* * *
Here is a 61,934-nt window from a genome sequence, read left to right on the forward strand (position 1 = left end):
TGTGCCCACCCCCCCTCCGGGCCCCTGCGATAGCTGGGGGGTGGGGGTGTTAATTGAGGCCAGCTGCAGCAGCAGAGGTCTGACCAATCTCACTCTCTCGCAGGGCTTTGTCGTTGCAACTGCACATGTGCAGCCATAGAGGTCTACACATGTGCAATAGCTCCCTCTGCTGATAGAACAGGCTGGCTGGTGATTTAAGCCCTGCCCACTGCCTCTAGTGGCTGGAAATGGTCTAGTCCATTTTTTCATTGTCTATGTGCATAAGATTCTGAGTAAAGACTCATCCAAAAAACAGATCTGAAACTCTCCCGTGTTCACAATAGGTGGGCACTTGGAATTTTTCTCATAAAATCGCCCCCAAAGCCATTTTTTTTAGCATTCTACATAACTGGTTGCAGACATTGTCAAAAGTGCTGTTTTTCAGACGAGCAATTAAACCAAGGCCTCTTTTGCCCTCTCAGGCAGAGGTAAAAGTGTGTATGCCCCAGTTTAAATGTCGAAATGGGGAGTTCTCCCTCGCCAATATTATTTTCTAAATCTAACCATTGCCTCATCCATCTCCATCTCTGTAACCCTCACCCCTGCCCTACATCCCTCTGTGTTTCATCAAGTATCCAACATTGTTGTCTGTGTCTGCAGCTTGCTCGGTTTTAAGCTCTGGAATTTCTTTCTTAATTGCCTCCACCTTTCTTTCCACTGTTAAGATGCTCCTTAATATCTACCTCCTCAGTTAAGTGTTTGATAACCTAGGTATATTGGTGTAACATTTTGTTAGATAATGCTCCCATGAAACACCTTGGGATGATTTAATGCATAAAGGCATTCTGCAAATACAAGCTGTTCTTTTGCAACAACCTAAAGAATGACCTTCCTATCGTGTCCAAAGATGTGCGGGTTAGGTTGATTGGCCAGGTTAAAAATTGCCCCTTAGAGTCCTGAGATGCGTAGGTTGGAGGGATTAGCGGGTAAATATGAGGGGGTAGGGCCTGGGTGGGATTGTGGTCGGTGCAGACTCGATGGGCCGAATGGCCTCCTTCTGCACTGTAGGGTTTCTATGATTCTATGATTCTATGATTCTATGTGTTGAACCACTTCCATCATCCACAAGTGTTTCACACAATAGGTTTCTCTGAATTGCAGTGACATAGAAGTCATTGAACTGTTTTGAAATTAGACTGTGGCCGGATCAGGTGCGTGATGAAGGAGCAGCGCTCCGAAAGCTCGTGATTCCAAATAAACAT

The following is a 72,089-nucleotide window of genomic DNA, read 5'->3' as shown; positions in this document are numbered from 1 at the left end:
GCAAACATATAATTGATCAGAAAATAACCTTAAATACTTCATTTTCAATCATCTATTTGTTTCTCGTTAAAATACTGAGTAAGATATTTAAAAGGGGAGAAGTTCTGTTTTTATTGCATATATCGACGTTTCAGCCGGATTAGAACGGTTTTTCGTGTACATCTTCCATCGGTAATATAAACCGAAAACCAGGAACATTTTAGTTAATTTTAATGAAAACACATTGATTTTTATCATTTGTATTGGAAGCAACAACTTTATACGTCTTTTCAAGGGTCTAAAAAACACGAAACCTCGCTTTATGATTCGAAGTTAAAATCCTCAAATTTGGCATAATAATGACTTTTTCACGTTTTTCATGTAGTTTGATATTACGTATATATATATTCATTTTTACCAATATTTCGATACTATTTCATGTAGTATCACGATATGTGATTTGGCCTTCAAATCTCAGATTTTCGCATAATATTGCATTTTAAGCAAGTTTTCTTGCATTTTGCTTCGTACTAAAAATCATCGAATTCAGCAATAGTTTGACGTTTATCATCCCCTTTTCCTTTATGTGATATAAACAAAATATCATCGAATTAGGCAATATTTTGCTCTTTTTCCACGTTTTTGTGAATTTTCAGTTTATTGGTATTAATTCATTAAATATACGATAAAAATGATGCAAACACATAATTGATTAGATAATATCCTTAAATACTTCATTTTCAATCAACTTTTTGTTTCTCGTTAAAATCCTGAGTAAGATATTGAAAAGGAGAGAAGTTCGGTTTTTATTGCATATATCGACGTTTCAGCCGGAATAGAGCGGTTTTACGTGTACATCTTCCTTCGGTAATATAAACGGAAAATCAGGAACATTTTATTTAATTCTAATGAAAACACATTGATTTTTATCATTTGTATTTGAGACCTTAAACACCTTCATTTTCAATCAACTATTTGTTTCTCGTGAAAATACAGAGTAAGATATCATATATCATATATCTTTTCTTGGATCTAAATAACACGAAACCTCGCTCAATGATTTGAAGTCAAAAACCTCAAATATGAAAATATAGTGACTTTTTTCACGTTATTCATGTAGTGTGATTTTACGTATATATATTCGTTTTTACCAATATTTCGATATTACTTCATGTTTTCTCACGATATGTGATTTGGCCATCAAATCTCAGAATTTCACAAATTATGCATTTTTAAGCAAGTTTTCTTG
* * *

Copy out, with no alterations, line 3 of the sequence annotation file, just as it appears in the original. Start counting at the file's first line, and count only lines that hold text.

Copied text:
The following is a 72,089-nucleotide window of genomic DNA, read 5'->3' as shown; positions in this document are numbered from 1 at the left end: